U.S. Sen. Jon Tester on Wednesday criticized a proposal by the National Park Service to increase entrance fees at both Glacier and Yellowstone national parks, saying it was the duty of Congress to fund repairs.
The National Park Service, under the leadership of Interior Secretary Ryan Zinke, said this week it was considering fee increases at 17 of its most popular parks, most of them located in the West, to address a growing backlog of maintenance and infrastructure needs.
But opponents, including Tester, said the increases are too high and could lock out thousands of visitors who are unable to cover the steep entry fees.
“Americans already own these parks and they shouldn’t have to empty their wallets to enjoy them,” Tester said. “This decision will price Montana families out of our public lands and hurt local economies, which thrive thanks to our national parks.”
Summer entrance fees for both Yellowstone and Glacier stand at $30 per vehicle and $25 per motorcycle. The Park Service’s proposal would double those rates to $70 per vehicle and $50 per motorcycle during the “peak season,” which includes the five months when visitation is at its highest.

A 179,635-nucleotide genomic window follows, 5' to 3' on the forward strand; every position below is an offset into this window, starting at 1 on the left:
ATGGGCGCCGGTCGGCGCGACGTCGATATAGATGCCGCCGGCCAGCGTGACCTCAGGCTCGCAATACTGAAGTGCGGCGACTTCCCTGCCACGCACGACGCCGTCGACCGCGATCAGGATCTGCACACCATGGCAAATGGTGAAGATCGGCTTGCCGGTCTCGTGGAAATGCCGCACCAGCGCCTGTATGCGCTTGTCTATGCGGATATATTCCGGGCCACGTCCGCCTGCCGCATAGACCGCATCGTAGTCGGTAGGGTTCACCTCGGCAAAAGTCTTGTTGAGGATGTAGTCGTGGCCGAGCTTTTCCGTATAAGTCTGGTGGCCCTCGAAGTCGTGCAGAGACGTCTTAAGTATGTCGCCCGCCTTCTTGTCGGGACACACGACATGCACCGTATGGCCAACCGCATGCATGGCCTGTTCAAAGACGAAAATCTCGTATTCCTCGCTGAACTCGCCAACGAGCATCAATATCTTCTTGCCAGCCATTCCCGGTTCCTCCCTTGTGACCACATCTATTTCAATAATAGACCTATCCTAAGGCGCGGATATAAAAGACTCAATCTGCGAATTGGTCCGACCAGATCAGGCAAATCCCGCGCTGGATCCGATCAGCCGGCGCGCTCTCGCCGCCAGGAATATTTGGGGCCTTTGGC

The latest proposal comes after many national parks that charge entrance fees raised them. Then, like now, the need was the same – to address the parks’ growing list of maintenance and infrastructure projects.
The Park Service has estimated that deferred maintenance across its parks stands north of $11 billion.
“We need to have a vision to look at the future of our parks and take action in order to ensure that our grandkids’ grandkids will have the same if not better experience than we have today,” Zinke said in a statement. “Shoring up our parks’ aging infrastructure will do that.”
Tester said Congress has a responsibility to fund the longstanding maintenance backlog of National Park Service sites without imposing drastic fee increases on visitors.
A 30-day public comment period will remain open through Nov. 23. Those wishing to offer public comment can do so on Tester’s congressional website.
“Glacier and Yellowstone should be accessible to all of us,” Tester said. “I encourage all Montanans to weigh in and make their voices heard.”